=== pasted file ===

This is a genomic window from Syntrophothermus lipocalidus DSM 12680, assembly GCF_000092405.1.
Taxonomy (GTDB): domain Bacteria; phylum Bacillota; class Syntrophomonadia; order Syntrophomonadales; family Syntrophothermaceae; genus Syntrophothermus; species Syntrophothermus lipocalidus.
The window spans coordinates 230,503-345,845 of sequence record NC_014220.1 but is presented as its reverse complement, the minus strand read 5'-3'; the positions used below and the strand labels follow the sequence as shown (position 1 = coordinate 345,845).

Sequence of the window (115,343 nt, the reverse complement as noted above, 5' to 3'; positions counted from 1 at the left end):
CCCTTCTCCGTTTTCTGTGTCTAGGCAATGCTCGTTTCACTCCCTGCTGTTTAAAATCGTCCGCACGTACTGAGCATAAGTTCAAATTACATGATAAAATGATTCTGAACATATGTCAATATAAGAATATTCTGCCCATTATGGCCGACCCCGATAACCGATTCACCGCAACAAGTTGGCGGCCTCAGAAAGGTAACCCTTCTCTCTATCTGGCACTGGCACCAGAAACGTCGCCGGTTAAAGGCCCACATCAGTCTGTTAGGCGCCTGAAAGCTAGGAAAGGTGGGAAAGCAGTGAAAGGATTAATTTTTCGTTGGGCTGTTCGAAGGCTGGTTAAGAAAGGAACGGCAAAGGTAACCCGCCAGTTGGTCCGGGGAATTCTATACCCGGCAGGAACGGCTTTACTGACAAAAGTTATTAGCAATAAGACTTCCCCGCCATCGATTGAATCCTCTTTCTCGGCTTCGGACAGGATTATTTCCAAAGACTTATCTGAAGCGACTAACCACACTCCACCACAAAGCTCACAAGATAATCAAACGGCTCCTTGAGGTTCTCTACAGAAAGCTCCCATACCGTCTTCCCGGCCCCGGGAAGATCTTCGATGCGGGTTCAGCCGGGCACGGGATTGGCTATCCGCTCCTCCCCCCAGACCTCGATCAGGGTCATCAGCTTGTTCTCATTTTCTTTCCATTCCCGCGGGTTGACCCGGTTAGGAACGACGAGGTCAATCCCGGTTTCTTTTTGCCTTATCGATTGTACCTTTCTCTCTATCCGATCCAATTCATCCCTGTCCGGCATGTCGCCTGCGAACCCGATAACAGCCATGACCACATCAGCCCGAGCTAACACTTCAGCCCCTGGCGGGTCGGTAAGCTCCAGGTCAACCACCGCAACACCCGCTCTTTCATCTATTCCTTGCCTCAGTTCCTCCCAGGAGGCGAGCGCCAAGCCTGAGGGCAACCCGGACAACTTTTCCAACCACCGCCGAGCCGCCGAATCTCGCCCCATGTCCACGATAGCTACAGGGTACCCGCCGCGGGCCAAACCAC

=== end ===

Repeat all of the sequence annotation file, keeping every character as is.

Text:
This is a genomic window from Syntrophothermus lipocalidus DSM 12680, assembly GCF_000092405.1.
Taxonomy (GTDB): domain Bacteria; phylum Bacillota; class Syntrophomonadia; order Syntrophomonadales; family Syntrophothermaceae; genus Syntrophothermus; species Syntrophothermus lipocalidus.
The window spans coordinates 230,503-345,845 of sequence record NC_014220.1 but is presented as its reverse complement, the minus strand read 5'-3'; the positions used below and the strand labels follow the sequence as shown (position 1 = coordinate 345,845).

Sequence of the window (115,343 nt, the reverse complement as noted above, 5' to 3'; positions counted from 1 at the left end):
CCCTTCTCCGTTTTCTGTGTCTAGGCAATGCTCGTTTCACTCCCTGCTGTTTAAAATCGTCCGCACGTACTGAGCATAAGTTCAAATTACATGATAAAATGATTCTGAACATATGTCAATATAAGAATATTCTGCCCATTATGGCCGACCCCGATAACCGATTCACCGCAACAAGTTGGCGGCCTCAGAAAGGTAACCCTTCTCTCTATCTGGCACTGGCACCAGAAACGTCGCCGGTTAAAGGCCCACATCAGTCTGTTAGGCGCCTGAAAGCTAGGAAAGGTGGGAAAGCAGTGAAAGGATTAATTTTTCGTTGGGCTGTTCGAAGGCTGGTTAAGAAAGGAACGGCAAAGGTAACCCGCCAGTTGGTCCGGGGAATTCTATACCCGGCAGGAACGGCTTTACTGACAAAAGTTATTAGCAATAAGACTTCCCCGCCATCGATTGAATCCTCTTTCTCGGCTTCGGACAGGATTATTTCCAAAGACTTATCTGAAGCGACTAACCACACTCCACCACAAAGCTCACAAGATAATCAAACGGCTCCTTGAGGTTCTCTACAGAAAGCTCCCATACCGTCTTCCCGGCCCCGGGAAGATCTTCGATGCGGGTTCAGCCGGGCACGGGATTGGCTATCCGCTCCTCCCCCCAGACCTCGATCAGGGTCATCAGCTTGTTCTCATTTTCTTTCCATTCCCGCGGGTTGACCCGGTTAGGAACGACGAGGTCAATCCCGGTTTCTTTTTGCCTTATCGATTGTACCTTTCTCTCTATCCGATCCAATTCATCCCTGTCCGGCATGTCGCCTGCGAACCCGATAACAGCCATGACCACATCAGCCCGAGCTAACACTTCAGCCCCTGGCGGGTCGGTAAGCTCCAGGTCAACCACCGCAACACCCGCTCTTTCATCTATTCCTTGCCTCAGTTCCTCCCAGGAGGCGAGCGCCAAGCCTGAGGGCAACCCGGACAACTTTTCCAACCACCGCCGAGCCGCCGAATCTCGCCCCATGTCCACGATAGCTACAGGGTACCCGCCGCGGGCCAAACCAC